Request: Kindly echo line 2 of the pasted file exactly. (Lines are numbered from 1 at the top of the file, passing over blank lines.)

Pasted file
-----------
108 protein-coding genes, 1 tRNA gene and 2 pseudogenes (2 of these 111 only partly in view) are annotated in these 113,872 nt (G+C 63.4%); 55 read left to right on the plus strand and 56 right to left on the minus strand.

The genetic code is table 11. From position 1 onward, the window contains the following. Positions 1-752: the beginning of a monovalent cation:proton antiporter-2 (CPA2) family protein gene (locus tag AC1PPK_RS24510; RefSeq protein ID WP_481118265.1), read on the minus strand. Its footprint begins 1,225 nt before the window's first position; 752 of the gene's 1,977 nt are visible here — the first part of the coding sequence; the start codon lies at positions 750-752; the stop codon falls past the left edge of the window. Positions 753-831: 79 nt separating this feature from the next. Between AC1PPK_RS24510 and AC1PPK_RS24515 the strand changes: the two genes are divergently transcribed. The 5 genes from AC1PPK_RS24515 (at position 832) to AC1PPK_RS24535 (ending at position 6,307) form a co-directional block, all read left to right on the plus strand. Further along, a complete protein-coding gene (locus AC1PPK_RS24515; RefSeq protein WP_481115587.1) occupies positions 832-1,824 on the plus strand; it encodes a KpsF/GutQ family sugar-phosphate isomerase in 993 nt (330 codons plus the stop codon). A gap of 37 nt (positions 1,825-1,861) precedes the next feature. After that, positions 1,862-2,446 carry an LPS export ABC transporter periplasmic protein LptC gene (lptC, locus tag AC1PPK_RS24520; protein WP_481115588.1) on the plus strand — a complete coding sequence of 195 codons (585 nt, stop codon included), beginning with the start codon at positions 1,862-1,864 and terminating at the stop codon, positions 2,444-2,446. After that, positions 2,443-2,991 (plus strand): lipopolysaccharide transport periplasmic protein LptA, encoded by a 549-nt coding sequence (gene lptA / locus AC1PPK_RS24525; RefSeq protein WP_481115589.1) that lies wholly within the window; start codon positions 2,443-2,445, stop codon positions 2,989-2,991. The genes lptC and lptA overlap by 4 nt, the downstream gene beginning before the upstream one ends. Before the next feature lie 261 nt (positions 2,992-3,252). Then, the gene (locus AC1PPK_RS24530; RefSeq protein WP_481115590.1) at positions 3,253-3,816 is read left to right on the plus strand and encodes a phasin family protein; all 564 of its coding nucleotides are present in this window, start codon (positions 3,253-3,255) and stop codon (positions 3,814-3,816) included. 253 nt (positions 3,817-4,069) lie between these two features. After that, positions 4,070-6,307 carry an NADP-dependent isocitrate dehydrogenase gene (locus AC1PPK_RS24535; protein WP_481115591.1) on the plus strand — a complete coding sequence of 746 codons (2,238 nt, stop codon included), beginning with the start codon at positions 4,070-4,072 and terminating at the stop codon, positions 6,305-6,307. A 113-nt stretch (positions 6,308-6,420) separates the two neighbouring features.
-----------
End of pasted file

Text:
The genetic code is table 11. From position 1 onward, the window contains the following. Positions 1-752: the beginning of a monovalent cation:proton antiporter-2 (CPA2) family protein gene (locus tag AC1PPK_RS24510; RefSeq protein ID WP_481118265.1), read on the minus strand. Its footprint begins 1,225 nt before the window's first position; 752 of the gene's 1,977 nt are visible here — the first part of the coding sequence; the start codon lies at positions 750-752; the stop codon falls past the left edge of the window. Positions 753-831: 79 nt separating this feature from the next. Between AC1PPK_RS24510 and AC1PPK_RS24515 the strand changes: the two genes are divergently transcribed. The 5 genes from AC1PPK_RS24515 (at position 832) to AC1PPK_RS24535 (ending at position 6,307) form a co-directional block, all read left to right on the plus strand. Further along, a complete protein-coding gene (locus AC1PPK_RS24515; RefSeq protein WP_481115587.1) occupies positions 832-1,824 on the plus strand; it encodes a KpsF/GutQ family sugar-phosphate isomerase in 993 nt (330 codons plus the stop codon). A gap of 37 nt (positions 1,825-1,861) precedes the next feature. After that, positions 1,862-2,446 carry an LPS export ABC transporter periplasmic protein LptC gene (lptC, locus tag AC1PPK_RS24520; protein WP_481115588.1) on the plus strand — a complete coding sequence of 195 codons (585 nt, stop codon included), beginning with the start codon at positions 1,862-1,864 and terminating at the stop codon, positions 2,444-2,446. After that, positions 2,443-2,991 (plus strand): lipopolysaccharide transport periplasmic protein LptA, encoded by a 549-nt coding sequence (gene lptA / locus AC1PPK_RS24525; RefSeq protein WP_481115589.1) that lies wholly within the window; start codon positions 2,443-2,445, stop codon positions 2,989-2,991. The genes lptC and lptA overlap by 4 nt, the downstream gene beginning before the upstream one ends. Before the next feature lie 261 nt (positions 2,992-3,252). Then, the gene (locus AC1PPK_RS24530; RefSeq protein WP_481115590.1) at positions 3,253-3,816 is read left to right on the plus strand and encodes a phasin family protein; all 564 of its coding nucleotides are present in this window, start codon (positions 3,253-3,255) and stop codon (positions 3,814-3,816) included. 253 nt (positions 3,817-4,069) lie between these two features. After that, positions 4,070-6,307 carry an NADP-dependent isocitrate dehydrogenase gene (locus AC1PPK_RS24535; protein WP_481115591.1) on the plus strand — a complete coding sequence of 746 codons (2,238 nt, stop codon included), beginning with the start codon at positions 4,070-4,072 and terminating at the stop codon, positions 6,305-6,307. A 113-nt stretch (positions 6,308-6,420) separates the two neighbouring features.